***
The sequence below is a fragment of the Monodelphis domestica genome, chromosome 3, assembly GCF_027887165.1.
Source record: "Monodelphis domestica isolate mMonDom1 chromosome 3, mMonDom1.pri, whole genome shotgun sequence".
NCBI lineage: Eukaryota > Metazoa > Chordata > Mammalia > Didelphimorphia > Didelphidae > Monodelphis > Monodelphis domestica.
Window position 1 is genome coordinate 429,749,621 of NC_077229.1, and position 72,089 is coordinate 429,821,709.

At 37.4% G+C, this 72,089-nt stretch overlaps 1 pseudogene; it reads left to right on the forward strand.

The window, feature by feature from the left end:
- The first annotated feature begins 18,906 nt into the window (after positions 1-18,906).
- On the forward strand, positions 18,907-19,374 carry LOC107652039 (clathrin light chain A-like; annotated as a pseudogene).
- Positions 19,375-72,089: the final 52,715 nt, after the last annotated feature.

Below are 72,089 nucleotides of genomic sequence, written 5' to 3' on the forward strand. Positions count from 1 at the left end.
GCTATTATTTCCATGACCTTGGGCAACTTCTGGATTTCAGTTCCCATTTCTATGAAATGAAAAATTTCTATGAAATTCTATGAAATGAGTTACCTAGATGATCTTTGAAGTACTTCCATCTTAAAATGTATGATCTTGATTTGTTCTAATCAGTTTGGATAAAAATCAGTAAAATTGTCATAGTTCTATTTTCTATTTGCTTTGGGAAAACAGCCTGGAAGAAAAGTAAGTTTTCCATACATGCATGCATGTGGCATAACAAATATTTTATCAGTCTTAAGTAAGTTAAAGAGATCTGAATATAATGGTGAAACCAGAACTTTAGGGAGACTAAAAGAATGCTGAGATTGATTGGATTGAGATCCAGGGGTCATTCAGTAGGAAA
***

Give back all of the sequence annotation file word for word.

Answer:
The sequence below is a fragment of the Monodelphis domestica genome, chromosome 3, assembly GCF_027887165.1.
Source record: "Monodelphis domestica isolate mMonDom1 chromosome 3, mMonDom1.pri, whole genome shotgun sequence".
NCBI lineage: Eukaryota > Metazoa > Chordata > Mammalia > Didelphimorphia > Didelphidae > Monodelphis > Monodelphis domestica.
Window position 1 is genome coordinate 429,749,621 of NC_077229.1, and position 72,089 is coordinate 429,821,709.

At 37.4% G+C, this 72,089-nt stretch overlaps 1 pseudogene; it reads left to right on the forward strand.

The window, feature by feature from the left end:
- The first annotated feature begins 18,906 nt into the window (after positions 1-18,906).
- On the forward strand, positions 18,907-19,374 carry LOC107652039 (clathrin light chain A-like; annotated as a pseudogene).
- Positions 19,375-72,089: the final 52,715 nt, after the last annotated feature.

Below are 72,089 nucleotides of genomic sequence, written 5' to 3' on the forward strand. Positions count from 1 at the left end.
GCTATTATTTCCATGACCTTGGGCAACTTCTGGATTTCAGTTCCCATTTCTATGAAATGAAAAATTTCTATGAAATTCTATGAAATGAGTTACCTAGATGATCTTTGAAGTACTTCCATCTTAAAATGTATGATCTTGATTTGTTCTAATCAGTTTGGATAAAAATCAGTAAAATTGTCATAGTTCTATTTTCTATTTGCTTTGGGAAAACAGCCTGGAAGAAAAGTAAGTTTTCCATACATGCATGCATGTGGCATAACAAATATTTTATCAGTCTTAAGTAAGTTAAAGAGATCTGAATATAATGGTGAAACCAGAACTTTAGGGAGACTAAAAGAATGCTGAGATTGATTGGATTGAGATCCAGGGGTCATTCAGTAGGAAA